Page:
In humans, the enzyme's active site has 2-3 amino-terminal dsRNA binding domains (dsRBDs) and one carboxy terminal catalytic deaminase domain.[11] In the dsRBD domain there is a conserved α-β-β-β-α configuration present.[6] ADAR1 contains two areas for binding Z-DNA known as Zα and Zβ. ADAR2 and ADAR3 have an arginine rich single stranded RNA (ssRNA) binding domain. A crystal structure of ADAR2 has been solved.[11] In the enzyme active site, there is a glutamic acid residue(E396) that hydrogen bonds to a water. There is a histidine (H394) and two cysteine restudies (C451 and C516) that coordinates a zinc ion. The zinc activates the water molecule for the nucelophilic hydrolytic deamination. Within the catalytic core there is an inositol hexakisphosphate (IP6), which stabilizes arginine and lysine residues.

ADAR1 active site

Dimerization[edit]

It has been found in mammals that the conversion from A to I requires homodimerization of ADAR1 and ADAR2, but not ADAR3.[6] In vivo studies have not yet been conclusive if RNA binding is required for dimerization. A study with ADAR1 and 2 mutants which were not able to bind to dsRNA were still able to dimerize, showing they may bind based on protein-protein interactions [6][12]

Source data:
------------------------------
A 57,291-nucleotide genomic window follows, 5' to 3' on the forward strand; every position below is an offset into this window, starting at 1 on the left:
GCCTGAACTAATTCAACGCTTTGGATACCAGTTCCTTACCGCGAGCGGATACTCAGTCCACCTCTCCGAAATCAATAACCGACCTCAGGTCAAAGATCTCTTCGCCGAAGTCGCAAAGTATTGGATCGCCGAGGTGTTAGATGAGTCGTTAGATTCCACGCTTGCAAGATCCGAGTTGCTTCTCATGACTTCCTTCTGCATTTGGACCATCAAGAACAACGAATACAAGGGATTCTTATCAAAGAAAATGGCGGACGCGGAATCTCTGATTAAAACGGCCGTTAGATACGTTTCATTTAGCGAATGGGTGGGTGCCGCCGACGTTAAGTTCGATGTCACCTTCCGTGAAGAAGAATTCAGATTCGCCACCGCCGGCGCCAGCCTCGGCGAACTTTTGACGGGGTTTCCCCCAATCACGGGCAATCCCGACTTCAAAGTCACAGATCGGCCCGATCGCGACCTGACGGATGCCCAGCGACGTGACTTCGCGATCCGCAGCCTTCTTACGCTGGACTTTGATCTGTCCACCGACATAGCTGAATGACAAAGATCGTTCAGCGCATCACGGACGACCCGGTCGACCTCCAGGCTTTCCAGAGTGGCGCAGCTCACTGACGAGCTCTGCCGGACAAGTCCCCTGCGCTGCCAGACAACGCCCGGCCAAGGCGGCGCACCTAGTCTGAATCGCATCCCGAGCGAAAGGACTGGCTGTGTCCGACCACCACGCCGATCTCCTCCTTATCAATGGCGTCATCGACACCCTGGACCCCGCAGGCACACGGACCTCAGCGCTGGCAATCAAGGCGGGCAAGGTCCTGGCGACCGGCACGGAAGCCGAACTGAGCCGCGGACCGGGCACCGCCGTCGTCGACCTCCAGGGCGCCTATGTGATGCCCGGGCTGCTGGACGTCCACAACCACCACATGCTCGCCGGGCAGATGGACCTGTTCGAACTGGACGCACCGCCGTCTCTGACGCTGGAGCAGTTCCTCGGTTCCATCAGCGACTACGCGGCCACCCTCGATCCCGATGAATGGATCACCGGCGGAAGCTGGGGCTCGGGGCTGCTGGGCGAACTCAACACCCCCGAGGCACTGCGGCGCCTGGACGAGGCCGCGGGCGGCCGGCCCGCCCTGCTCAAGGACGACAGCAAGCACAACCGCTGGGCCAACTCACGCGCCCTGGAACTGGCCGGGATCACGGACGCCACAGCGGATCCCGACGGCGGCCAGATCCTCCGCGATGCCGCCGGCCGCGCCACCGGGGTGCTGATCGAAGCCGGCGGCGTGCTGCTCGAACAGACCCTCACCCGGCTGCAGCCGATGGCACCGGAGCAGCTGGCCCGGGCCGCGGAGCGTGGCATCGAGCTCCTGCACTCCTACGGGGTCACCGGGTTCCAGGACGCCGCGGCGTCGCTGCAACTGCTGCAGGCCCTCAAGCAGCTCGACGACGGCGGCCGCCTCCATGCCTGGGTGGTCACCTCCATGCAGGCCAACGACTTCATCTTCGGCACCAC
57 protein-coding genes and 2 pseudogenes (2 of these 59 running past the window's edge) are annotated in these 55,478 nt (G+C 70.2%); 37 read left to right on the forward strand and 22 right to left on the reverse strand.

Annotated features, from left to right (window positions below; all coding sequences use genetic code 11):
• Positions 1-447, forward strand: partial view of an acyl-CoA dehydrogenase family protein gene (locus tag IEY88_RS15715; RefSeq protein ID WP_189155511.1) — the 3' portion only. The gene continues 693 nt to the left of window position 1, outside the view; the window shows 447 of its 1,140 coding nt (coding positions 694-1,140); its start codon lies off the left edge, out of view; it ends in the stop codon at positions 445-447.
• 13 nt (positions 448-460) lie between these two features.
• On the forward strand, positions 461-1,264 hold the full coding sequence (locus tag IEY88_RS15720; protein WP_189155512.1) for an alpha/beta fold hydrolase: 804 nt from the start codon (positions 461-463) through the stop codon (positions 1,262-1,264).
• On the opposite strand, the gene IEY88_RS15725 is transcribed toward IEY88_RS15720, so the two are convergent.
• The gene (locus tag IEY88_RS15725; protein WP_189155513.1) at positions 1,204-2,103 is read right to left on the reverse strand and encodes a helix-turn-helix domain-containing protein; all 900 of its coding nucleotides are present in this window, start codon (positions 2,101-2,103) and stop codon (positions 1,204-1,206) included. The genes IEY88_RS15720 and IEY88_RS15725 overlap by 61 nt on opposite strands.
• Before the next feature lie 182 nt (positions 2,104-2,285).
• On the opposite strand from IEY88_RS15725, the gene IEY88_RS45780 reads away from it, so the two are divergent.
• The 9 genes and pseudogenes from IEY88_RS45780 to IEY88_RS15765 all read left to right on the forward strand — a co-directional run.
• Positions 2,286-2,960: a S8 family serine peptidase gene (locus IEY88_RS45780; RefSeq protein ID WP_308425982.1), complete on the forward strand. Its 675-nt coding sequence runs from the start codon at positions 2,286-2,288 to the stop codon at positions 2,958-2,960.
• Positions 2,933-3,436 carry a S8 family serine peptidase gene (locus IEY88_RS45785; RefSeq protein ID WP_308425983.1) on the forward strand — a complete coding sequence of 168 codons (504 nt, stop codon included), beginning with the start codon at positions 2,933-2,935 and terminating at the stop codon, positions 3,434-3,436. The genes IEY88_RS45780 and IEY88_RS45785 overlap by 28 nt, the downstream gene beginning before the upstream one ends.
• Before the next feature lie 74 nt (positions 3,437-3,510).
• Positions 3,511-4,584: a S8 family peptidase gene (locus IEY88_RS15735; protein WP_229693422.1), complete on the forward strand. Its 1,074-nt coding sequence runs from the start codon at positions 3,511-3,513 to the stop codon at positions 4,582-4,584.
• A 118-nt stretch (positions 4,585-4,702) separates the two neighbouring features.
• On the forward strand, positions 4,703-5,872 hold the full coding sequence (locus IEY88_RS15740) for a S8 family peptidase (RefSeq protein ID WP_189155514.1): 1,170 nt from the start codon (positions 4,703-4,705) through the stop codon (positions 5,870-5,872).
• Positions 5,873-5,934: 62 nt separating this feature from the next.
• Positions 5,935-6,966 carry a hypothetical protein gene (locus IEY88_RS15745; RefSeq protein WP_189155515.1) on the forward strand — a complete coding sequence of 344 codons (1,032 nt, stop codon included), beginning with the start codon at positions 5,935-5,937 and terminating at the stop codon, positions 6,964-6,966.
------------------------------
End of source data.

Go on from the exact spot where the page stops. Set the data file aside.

Model organisms[edit]

Model organisms have been used in the study of ADAR function. A conditional knockout mouse line, called Adartm1a(EUCOMM)Wtsi[13][14] was generated as part of the International Knockout Mouse Consortium program — a high-throughput mutagenesis project to generate and distribute animal models of disease to interested scientists[15][16][17] Male and female animals underwent a standardized phenotypic screen to determine the effects of deletion.[18][19] Twenty five tests were carried out on mutant mice and two significant abnormalities were observed.[6] Few homozygous mutant embryos were identified during gestation, and none survived until weaning. The remaining tests were carried out on heterozygous mutant adult mice and no abnormalities were observed in these animals.[18]

Role in disease[edit]

Aicardi-Goutières Syndrome[edit]

ADAR1 is one of multiple genes which can contribute to Aicardi-Goutières syndrome when mutated.[7] This is a genetic inflammatory disease primarily affecting the skin and the brain. The inflammation is caused by incorrect activation of interferon inducible genes such as those activated to fight off viral infections. Mutation and loss of function of ADAR1 prevents destabilization of double stranded RNA (dsRNA) and the body mistakes this for viral RNA resulting in an autoimmune response.[20]

HIV[edit]

Research has shown that ADAR1 can be both beneficial and a hindrance in a cells ability to fight off HIV infection. Expression levels of the ADAR1 protein have shown to be elevated during HIV infection and it has been suggested that it is responsible for A to G mutations in the HIV genome, inhibiting replication.[21] The authors of this study also suggest that mutation of the HIV genome by ADAR1 might in some cases lead to beneficial viral mutations which could contribute to drug resistance.